Although, there are security personnel in the village, their presence did not stop the gunmen from invading.

According to reports, Birnin Gwari is now full of internally displaced people, fleeing continuous attacks by bandits in neighbouring villages.

In the North, kidnap-for-ransom industry seems to be growing as each kidnapping seems to inspire another and it is not just the well-off who are at risk, but poor villagers and ordinary schoolchildren who are the victims.

In the Southwestern state of Ogun, residents of Yewa and Imeko-Afon Local Government Area have of late been fleeing to Benin Republic towns as refugees, following attacks by herdsmen which have become a frequent occurrence.

Herders

As the nation continues to groan under the pains of insecurity, stakeholder hold divergent views on events in the country.

Miyetti Allah Cattle Breeders Association of Nigeria (MACBAN) Secretary-General, Othman Ngelzarma, explained that herders are lured into crime due to ignorance and poverty. He said some of the herders were impoverished after their cattle were stolen.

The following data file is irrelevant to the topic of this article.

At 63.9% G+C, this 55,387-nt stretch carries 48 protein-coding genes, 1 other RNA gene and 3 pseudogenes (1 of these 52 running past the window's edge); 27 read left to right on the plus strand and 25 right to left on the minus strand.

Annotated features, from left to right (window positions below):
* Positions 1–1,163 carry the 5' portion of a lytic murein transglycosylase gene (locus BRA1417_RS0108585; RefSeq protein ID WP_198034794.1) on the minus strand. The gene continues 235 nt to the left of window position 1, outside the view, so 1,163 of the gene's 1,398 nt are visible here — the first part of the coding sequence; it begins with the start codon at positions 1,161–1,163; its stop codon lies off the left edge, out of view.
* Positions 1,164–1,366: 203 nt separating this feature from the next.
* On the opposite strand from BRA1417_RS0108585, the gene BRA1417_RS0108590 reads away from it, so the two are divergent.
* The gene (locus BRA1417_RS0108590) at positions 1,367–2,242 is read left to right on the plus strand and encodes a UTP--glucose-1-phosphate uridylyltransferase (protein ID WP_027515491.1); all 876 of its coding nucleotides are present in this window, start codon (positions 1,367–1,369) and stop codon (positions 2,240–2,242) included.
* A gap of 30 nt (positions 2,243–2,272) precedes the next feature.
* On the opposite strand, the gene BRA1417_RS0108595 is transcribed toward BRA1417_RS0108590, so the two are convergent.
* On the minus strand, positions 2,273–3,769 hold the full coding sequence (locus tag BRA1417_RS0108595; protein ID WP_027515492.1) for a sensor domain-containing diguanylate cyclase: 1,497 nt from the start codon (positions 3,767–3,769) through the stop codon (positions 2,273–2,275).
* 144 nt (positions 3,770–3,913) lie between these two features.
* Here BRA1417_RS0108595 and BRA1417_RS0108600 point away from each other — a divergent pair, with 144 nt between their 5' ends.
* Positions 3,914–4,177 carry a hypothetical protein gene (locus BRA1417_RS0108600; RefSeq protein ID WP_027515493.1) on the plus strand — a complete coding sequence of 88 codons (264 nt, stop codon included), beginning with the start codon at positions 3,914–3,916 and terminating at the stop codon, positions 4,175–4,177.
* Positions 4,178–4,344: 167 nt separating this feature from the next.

Ngelzarma who was addressing the Arewa Consultative Forum (ACF) National Executive Council (NEC) led by Chief Audu Ogbe in Kaduna said the solution to herdsmen attacks is to settle the pastoralists within a place and educate them.

According to him, the criminal herders have powerful backers.

“The merchants take advantage of the ignorance of the young Fulani and their poverty to engage them in crime. Crime is everywhere. When you catch criminals, you always get Fulani among the group because of their lack of education, their ignorance and their poverty,” Ngelzarma said.

Acting IG to the rescue

Last Thursday, Vice President Yemi Osinbajo, while decorating the new acting Inspector-General of Police, Usman Alkali Baba, told him that that there was a lot to be done and charged him to rebuild trust with the Nigerian public.

Osinbajo said: “The organisation you are leading is one that is itself facing several challenges; your officers work in extremely difficult conditions and some face the threat of physical harm by terrorists and hostile non-state actors while in the line of duty.

“Under your leadership, the Police must now rebuild some bridges of trust and regain the confidence of the citizens. This is an on-going challenge and task that the Police Force and all the senior members of the Police must take on as a responsibility.”